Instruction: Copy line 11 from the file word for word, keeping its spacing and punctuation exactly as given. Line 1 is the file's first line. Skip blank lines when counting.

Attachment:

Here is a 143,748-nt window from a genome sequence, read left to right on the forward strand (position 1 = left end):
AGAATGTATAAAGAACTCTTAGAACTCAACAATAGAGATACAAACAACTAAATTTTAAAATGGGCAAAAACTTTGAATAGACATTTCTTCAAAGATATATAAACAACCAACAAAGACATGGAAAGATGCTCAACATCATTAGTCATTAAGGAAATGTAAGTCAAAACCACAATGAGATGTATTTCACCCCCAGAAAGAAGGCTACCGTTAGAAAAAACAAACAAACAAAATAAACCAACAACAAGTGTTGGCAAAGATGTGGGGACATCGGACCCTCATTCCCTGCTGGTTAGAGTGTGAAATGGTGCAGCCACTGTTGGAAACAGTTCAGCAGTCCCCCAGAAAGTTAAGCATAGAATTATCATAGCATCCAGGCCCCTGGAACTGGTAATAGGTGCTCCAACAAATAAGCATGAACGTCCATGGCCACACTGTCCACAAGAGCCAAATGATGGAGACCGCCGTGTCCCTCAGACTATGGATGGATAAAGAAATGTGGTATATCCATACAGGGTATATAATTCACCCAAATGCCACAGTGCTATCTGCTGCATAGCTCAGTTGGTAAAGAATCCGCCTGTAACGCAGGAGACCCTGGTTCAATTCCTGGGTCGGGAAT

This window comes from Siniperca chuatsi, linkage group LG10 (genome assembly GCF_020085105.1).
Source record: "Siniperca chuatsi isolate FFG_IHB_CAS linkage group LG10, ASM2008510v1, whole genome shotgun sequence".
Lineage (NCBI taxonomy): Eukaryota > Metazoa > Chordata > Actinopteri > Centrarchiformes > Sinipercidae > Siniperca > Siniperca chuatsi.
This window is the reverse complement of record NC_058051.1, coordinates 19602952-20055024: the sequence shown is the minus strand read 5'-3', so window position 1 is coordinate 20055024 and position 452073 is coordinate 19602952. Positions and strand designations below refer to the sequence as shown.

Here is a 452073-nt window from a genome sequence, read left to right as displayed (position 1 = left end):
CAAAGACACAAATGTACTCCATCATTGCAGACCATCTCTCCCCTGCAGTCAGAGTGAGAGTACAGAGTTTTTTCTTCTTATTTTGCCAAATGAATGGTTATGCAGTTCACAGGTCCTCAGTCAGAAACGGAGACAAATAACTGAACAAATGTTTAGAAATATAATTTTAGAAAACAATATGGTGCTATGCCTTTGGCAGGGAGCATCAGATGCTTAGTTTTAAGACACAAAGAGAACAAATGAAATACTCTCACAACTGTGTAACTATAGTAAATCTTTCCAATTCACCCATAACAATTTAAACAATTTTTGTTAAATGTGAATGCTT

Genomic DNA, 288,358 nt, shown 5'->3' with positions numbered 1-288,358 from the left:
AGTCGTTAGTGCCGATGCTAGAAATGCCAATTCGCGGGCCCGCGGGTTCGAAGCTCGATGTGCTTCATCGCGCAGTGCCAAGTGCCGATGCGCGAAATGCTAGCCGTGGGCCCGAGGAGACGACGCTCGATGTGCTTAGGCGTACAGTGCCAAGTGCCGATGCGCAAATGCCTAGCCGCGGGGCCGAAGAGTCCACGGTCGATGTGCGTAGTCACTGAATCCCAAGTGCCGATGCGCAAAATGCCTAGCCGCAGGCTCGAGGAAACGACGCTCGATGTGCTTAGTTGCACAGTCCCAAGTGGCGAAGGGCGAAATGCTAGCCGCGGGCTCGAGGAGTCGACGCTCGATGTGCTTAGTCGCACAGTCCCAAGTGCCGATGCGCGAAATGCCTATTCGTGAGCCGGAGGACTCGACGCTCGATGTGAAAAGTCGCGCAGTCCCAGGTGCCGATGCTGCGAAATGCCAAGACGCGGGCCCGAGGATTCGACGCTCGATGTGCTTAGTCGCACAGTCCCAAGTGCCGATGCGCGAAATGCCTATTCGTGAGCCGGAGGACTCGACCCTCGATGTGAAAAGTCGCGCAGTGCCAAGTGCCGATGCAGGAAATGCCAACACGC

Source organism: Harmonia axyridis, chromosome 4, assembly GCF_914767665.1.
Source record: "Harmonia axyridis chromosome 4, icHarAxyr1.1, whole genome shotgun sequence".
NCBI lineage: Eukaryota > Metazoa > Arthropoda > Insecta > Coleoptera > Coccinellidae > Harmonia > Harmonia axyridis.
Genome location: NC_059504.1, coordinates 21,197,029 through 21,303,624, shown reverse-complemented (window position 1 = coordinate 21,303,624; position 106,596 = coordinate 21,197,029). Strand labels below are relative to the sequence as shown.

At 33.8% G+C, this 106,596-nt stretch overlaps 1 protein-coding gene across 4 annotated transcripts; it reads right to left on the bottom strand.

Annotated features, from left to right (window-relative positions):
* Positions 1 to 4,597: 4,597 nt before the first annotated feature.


Source organism: Harmonia axyridis, chromosome 4, assembly GCF_914767665.1.